Theatergoers, especially overseas, adore French playwright Yasmina Reza because she makes fun of their haut-bourgeois pretensions while also catering to their sense of superiority. Her four-character comedy God of Carnage, shortened to Carnage for the film directed by Roman Polanski, is a scabrous, amusing, and thoroughly predictable exercise in exposing the animalistic underbellies of grown-ups pretending to be civilized liberals.
Onscreen, Jodie Foster and John C. Reilly play the middle-class couple, Penelope (works in a bookstore) and Michael (owns a plumbing supply company) Longstreet, while Kate Winslet and Christoph Waltz are the yuppies, Nancy (broker) and Alan (Big Pharma lawyer) Cowan. They’ve come together to discuss the Cowans’ 11-year-old-son’s assault on the Longstreet’s son, and you know from the opening notes of self-congratulation (“Fortunately, there is still such a thing as the art of coexistence, isn’t there?” “It’s so much better than getting caught up in that adversarial mind-set!”) that the polite veneer is destined to explode. The pleasure, such as it is, comes from anticipating the land mines and then gauging the scale of the devastation.
The action unfolds in the Longstreets’ Brooklyn Heights apartment, from which, Alan notes, glancing out the window at a passing train, “You can see the El!” — suggesting no one involved in the film has ever been to Brooklyn Heights. (Polanski can be forgiven for not shooting Carnage in this city, given the certainty he’d be arrested as soon as he stepped off the plane for the rape of a minor.) Every time the visit is about to end amicably and the Cowans move to the door or summon the hall elevator, some niggling bit of unresolved business brings them back for coffee or a piece of apple-and-pear cobbler. It’s like No Exit for anxious breeders.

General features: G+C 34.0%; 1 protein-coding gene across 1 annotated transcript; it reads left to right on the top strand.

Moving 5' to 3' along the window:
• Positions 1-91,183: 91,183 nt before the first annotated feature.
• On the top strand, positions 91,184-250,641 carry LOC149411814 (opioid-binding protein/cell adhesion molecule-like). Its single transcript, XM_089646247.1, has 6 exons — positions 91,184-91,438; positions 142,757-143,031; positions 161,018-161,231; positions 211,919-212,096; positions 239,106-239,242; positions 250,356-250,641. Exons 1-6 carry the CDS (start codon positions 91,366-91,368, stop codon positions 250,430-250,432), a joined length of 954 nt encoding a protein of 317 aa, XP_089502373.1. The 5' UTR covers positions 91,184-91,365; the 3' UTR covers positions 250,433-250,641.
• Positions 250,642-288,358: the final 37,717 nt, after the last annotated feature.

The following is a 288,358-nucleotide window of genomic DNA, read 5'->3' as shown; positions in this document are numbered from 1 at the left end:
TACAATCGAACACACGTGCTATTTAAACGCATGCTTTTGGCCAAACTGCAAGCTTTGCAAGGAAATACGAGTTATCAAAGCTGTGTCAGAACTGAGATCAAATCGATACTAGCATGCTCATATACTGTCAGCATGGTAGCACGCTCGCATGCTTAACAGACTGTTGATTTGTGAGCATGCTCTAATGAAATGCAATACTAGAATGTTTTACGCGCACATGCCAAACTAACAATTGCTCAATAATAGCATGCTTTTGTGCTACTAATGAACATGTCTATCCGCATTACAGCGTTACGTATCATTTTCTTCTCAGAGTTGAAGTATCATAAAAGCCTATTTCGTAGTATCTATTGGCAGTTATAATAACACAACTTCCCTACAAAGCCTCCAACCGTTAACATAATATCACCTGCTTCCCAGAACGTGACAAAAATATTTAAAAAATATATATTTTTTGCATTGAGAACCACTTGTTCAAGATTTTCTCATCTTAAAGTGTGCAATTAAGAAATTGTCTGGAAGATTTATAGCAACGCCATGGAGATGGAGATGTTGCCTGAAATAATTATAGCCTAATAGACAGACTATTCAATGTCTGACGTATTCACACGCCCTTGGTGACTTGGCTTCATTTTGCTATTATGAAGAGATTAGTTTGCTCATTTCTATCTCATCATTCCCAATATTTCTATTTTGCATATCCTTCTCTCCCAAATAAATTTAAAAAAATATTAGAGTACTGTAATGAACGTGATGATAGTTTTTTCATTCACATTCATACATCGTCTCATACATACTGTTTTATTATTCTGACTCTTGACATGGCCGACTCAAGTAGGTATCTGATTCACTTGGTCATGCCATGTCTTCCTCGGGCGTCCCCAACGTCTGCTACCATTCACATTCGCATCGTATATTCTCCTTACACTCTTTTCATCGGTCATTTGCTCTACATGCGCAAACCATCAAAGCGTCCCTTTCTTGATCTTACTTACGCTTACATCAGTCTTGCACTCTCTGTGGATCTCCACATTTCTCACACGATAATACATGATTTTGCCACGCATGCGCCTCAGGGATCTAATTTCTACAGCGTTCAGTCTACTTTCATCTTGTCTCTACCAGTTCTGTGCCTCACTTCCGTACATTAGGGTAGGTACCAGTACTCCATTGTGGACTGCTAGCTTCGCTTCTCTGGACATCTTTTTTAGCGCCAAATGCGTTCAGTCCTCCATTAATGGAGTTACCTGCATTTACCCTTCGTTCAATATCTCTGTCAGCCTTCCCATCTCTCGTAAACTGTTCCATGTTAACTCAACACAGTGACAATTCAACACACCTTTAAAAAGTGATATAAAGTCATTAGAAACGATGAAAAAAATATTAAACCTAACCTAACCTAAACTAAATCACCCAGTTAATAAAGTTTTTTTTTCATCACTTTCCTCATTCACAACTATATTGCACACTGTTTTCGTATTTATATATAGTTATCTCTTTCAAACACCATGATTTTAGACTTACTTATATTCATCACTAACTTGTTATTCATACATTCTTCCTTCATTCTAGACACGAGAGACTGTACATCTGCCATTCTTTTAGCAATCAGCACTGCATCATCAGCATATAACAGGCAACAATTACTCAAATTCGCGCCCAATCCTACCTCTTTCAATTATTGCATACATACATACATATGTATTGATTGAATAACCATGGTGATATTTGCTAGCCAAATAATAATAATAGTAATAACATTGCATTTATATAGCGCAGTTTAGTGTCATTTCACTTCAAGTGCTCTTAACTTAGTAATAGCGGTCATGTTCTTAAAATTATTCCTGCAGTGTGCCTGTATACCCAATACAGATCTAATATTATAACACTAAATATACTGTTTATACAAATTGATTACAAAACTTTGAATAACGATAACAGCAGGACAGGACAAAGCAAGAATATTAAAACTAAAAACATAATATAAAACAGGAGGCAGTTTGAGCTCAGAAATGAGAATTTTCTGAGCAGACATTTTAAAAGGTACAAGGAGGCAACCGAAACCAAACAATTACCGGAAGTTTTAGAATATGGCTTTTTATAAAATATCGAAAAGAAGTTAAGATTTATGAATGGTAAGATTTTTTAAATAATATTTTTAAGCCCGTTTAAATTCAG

Having had his movements constricted so often (hiding out as a child during the Holocaust, in jail in the seventies, confined to house arrest last year), Polanski knows how to make a pleasant-enough apartment seem like a hell. The characters are either awkwardly squashed together or isolated in the frame — there’s never a warm composition. Reza has an Ibsen-like penchant for jokes suggesting the tension between this cozy living space and the mythic savagery beyond the picture windows. Alan is regularly interrupted by his cell phone, on which he counsels his drug-company clients on how to lie about a medicine that has turned out to have catastrophic side effects. Michael must answer to Nancy’s charge that setting his daughter’s hamster free in the middle of Brooklyn (the noise of the wheel annoyed him) was an act of cruelty. Penelope talks of writing about Darfur. There’s a book of Francis Bacon paintings on the coffee table. “People are monsters,” says Alan, when all the niceties have fallen away.
If the look of Carnage is cinematic, the dialogue sounds stagy and over-rehearsed, the translation spotty. (“Are you planning on sanctioning Zachary in any way?” asks Penelope. In this country we’d use the word, “punish,” reserving “sanction” for Axis of Evil countries.) On a happier note, it’s barely 75 minutes (plus credits) and the stars look like they’re having a good time. Waltz gets hung up by his American accent and Foster, playing prim, overdoes the tremors in the last fifteen minutes. But Kate Winslet’s winces and John C. Reilly’s doofus-y early attempts to defuse all conflict are riotous. It’s the characters — their lack of stature, even comic stature — that finally hang the actors up. Reza’s chief interest is in humiliating them, exposing their worldviews as shallow or self-serving or both. There are no saving graces, almost no respite from the general falseness and stupidity. She hates her own creations — and so, in the end, do we.